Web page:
## Linear Algebra and Its Applications, Exercise 1.6.19

Exercise 1.6.19. Given the matrix $A$ where $A = \begin{bmatrix} a&b&c \\ d&e&0 \\ f&0&0 \end{bmatrix} \quad \rm or \quad A = \begin{bmatrix} a&b&0 \\ c&d&0 \\ 0&0&e \end{bmatrix}$

what values must the entries of $A$ have in order for $A$ to be invertible?

Answer: We know that a (square) matrix $A$ is invertible if and only if it is nonsingular. We therefore perform Gaussian elimination on the first matrix $A$ to see under which conditions it is nonsingular. We start by noting that $f$ must be nonzero; otherwise there will be no pivot in the last row and elimination will fail.

Since we know for certain that $f$ is nonzero, we can exchange the first and third rows to obtain the following matrix: $\begin{bmatrix} f&0&0 \\ d&e&0 \\ a&b&c \end{bmatrix}$

For the next elimination step we multiply the first row by $d/f$; recall that we know from above that $f$ is nonzero, so dividing $d$ by $f$ is possible. We then subtract the result from the second row, obtaining the following matrix: $\begin{bmatrix} f&0&0 \\ 0&e&0 \\ a&b&c \end{bmatrix}$

We next multiple the first row by $a/f$ and subtract the result from the third row, obtaining the following matrix: $\begin{bmatrix} f&0&0 \\ 0&e&0 \\ 0&b&c \end{bmatrix}$

We note at this point that $e$ must also be nonzero, for the same reason that $f$ must be nonzero: If $e$ were zero then we would have at least one row without a pivot. Since $e$ is nonzero we can divide $b$ by $e$, multiply the second row by $b/e$, and then subtract the result from the third row. This elimination step produces the following matrix: $\begin{bmatrix} f&0&0 \\ 0&e&0 \\ 0&0&c \end{bmatrix}$

Finally, we note that $c$ must also be nonzero, or else its row will not have a pivot.

Combining this with our previous conclusions, we see that the first matrix $A$ will be nonsingular, and thus invertible, if and only if $c$, $e$, and $f$ are all nonzero.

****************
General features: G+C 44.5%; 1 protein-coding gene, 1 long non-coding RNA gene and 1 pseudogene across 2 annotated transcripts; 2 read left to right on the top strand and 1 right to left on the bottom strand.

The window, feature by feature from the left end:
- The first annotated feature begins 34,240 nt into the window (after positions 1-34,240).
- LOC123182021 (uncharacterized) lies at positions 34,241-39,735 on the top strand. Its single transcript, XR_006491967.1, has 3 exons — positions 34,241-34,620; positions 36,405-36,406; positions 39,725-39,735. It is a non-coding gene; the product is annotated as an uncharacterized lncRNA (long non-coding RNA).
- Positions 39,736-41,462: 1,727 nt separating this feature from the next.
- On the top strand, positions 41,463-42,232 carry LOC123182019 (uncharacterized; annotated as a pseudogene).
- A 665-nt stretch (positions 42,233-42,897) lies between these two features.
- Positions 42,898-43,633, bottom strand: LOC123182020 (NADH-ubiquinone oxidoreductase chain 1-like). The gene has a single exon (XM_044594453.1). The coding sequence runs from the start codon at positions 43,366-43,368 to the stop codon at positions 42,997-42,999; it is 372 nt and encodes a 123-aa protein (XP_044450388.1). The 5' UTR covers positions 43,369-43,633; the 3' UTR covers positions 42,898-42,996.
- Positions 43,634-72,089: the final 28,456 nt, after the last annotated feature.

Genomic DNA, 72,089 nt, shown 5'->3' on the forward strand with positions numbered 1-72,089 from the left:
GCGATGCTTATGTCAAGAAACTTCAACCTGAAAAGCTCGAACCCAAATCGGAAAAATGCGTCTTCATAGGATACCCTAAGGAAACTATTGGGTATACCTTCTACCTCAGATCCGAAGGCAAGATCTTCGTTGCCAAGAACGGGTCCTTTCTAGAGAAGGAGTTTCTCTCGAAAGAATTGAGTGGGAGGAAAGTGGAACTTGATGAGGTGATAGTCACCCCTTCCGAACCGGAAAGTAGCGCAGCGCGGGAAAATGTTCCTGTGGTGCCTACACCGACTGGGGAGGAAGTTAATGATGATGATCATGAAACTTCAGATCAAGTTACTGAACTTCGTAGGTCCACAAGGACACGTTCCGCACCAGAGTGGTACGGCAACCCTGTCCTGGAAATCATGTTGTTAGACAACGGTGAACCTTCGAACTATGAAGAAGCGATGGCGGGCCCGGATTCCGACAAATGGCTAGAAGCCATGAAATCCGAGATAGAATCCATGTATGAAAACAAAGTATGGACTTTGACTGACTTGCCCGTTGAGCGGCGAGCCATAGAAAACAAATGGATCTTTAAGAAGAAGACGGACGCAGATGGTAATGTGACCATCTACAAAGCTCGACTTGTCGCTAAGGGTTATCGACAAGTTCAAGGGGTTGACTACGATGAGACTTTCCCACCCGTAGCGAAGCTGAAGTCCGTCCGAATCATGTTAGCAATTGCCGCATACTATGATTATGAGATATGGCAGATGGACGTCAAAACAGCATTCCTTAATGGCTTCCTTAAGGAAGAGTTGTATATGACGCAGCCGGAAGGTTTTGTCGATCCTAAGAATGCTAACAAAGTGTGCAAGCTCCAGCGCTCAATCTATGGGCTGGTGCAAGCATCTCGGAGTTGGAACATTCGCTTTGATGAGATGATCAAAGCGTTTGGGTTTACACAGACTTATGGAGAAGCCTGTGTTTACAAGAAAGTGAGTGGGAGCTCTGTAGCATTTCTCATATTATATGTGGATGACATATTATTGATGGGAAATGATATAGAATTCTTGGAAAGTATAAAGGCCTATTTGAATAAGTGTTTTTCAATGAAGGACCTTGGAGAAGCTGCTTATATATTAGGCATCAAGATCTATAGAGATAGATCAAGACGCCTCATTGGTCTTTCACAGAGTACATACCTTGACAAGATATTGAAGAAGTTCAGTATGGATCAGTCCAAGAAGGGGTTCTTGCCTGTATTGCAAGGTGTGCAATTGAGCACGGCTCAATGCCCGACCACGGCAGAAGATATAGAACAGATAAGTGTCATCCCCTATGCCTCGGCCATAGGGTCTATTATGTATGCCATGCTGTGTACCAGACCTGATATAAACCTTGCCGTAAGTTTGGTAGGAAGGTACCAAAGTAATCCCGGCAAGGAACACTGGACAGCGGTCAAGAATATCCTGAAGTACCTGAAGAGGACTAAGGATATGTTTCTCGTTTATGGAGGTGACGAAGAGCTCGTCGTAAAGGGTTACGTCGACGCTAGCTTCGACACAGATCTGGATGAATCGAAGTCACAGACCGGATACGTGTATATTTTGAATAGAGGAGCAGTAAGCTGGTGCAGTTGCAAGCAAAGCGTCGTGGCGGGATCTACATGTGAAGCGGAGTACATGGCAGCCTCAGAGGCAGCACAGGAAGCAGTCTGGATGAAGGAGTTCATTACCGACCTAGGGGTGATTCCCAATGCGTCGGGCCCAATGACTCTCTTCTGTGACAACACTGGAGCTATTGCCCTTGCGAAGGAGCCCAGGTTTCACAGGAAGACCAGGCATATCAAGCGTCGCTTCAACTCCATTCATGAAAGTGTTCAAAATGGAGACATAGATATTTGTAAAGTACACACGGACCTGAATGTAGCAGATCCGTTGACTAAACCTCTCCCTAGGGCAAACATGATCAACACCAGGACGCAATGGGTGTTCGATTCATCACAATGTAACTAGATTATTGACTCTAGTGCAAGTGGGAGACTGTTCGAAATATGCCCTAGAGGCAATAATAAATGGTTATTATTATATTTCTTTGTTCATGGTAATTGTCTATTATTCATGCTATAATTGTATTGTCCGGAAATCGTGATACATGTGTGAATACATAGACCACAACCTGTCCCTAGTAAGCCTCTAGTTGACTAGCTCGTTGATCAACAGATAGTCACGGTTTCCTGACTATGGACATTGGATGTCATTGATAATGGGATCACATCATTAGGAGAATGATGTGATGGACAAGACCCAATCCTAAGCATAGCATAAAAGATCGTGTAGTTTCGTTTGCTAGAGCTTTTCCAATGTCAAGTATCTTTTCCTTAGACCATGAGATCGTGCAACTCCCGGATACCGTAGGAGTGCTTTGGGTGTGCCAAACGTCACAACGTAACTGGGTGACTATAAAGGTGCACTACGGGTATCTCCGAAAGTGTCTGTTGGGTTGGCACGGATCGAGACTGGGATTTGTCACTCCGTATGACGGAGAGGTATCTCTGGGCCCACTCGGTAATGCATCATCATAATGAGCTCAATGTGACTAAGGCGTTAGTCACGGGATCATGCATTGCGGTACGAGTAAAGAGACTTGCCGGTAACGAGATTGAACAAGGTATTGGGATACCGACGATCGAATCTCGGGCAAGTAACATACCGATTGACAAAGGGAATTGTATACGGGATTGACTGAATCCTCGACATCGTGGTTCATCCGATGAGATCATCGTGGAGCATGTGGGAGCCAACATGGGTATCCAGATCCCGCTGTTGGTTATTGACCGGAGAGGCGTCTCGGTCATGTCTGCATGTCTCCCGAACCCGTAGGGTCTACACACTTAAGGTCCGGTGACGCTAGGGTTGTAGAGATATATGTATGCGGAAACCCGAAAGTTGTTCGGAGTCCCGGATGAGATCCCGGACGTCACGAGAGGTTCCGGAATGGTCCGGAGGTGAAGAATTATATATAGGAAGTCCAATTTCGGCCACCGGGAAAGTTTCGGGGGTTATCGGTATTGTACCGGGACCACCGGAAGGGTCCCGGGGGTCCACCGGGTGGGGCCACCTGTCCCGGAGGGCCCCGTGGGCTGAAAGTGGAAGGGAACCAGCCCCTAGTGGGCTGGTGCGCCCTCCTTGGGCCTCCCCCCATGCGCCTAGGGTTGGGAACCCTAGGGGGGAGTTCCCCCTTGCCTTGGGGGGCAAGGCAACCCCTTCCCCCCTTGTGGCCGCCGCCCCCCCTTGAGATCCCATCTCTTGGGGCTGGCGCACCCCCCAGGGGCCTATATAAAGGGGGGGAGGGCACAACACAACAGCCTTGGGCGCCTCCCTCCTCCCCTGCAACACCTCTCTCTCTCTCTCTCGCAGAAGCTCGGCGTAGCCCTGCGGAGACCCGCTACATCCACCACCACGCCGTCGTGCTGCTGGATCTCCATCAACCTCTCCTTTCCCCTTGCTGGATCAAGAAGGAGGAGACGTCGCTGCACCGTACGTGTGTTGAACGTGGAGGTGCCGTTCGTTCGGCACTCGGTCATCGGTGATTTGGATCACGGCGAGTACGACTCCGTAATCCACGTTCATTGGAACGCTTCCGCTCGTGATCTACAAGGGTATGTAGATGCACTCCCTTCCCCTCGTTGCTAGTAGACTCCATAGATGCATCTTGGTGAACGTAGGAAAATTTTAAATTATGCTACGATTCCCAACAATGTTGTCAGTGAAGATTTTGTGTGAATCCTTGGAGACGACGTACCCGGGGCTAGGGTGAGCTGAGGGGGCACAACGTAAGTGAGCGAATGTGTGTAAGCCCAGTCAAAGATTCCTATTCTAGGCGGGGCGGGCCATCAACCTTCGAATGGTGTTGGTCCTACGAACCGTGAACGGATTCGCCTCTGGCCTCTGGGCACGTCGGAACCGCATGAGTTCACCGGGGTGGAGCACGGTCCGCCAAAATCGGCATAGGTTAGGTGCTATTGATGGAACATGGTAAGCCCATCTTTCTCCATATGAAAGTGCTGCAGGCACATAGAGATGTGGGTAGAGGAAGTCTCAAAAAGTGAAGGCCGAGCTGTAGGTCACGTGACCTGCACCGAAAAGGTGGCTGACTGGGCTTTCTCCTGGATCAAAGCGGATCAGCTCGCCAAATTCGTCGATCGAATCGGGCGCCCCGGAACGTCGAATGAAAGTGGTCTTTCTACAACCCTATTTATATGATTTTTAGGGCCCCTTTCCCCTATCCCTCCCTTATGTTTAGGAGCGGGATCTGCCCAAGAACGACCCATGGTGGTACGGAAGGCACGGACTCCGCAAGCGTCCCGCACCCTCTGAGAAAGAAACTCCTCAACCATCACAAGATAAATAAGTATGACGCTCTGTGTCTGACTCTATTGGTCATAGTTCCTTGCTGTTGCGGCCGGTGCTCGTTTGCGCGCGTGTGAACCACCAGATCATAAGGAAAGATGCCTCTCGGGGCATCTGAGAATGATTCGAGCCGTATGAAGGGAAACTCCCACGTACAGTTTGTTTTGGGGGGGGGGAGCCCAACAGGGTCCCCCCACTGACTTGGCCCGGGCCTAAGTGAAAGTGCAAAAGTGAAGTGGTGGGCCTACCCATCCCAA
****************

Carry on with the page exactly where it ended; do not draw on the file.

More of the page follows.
We now consider the second matrix $A$. Note that this is a block diagonal matrix consisting of two submatrices: a 2 by 2 matrix with elements $a$, $b$, $c$, and $d$, and a 1 by 1 submatrix with the single element $e$: $\begin{bmatrix} a&b&\vline&0 \\ c&d&\vline&0 \\ \hline 0&0&\vline&e \end{bmatrix}$

As I discussed in the previous post, a block diagonal matrix is invertible if and only if all of its diagonal submatrices are invertible. From the formula for the inverse of a 2 by 2 matrix we know that the first submatrix is invertible only if $ad - bc \ne 0$, and since the inverse of the 1 by 1 matrix is simply the reciprocal of its (sole) entry, the second submatrix is invertible only if $e \ne 0$. Combining these results, we must have $ad - bc \ne 0$ and $e \ne 0$ for this matrix $A$ to be invertible.

NOTE: This continues a series of posts containing worked out exercises from the (out of print) book Linear Algebra and Its Applications, Third Edition by Gilbert Strang.

If you find these posts useful I encourage you to also check out the more current Linear Algebra and Its Applications, Fourth Edition , Dr Strang’s introductory textbook Introduction to Linear Algebra, Fourth Edition and the accompanying free online course, and Dr Strang’s other books .

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